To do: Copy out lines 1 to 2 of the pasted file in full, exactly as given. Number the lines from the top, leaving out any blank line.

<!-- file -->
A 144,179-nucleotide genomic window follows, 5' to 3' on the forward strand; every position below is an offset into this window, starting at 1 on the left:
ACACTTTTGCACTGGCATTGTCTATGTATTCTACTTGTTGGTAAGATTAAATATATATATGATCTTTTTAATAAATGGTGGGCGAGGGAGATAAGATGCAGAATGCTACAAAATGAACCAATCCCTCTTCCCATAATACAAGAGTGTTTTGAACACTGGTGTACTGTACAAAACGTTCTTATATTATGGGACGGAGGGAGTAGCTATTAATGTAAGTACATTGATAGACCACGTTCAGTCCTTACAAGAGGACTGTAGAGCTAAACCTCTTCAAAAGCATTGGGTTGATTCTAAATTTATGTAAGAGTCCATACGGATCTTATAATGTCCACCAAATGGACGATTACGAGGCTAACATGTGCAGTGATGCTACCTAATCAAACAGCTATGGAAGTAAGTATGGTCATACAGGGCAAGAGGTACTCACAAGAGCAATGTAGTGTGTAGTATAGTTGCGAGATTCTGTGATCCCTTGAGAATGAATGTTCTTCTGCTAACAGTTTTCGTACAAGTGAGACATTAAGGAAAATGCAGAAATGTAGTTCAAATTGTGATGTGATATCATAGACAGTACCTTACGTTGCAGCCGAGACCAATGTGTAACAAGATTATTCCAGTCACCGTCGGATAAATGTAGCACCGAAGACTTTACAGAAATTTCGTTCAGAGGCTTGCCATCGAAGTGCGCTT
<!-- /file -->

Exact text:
A 144,179-nucleotide genomic window follows, 5' to 3' on the forward strand; every position below is an offset into this window, starting at 1 on the left:
ACACTTTTGCACTGGCATTGTCTATGTATTCTACTTGTTGGTAAGATTAAATATATATATGATCTTTTTAATAAATGGTGGGCGAGGGAGATAAGATGCAGAATGCTACAAAATGAACCAATCCCTCTTCCCATAATACAAGAGTGTTTTGAACACTGGTGTACTGTACAAAACGTTCTTATATTATGGGACGGAGGGAGTAGCTATTAATGTAAGTACATTGATAGACCACGTTCAGTCCTTACAAGAGGACTGTAGAGCTAAACCTCTTCAAAAGCATTGGGTTGATTCTAAATTTATGTAAGAGTCCATACGGATCTTATAATGTCCACCAAATGGACGATTACGAGGCTAACATGTGCAGTGATGCTACCTAATCAAACAGCTATGGAAGTAAGTATGGTCATACAGGGCAAGAGGTACTCACAAGAGCAATGTAGTGTGTAGTATAGTTGCGAGATTCTGTGATCCCTTGAGAATGAATGTTCTTCTGCTAACAGTTTTCGTACAAGTGAGACATTAAGGAAAATGCAGAAATGTAGTTCAAATTGTGATGTGATATCATAGACAGTACCTTACGTTGCAGCCGAGACCAATGTGTAACAAGATTATTCCAGTCACCGTCGGATAAATGTAGCACCGAAGACTTTACAGAAATTTCGTTCAGAGGCTTGCCATCGAAGTGCGCTT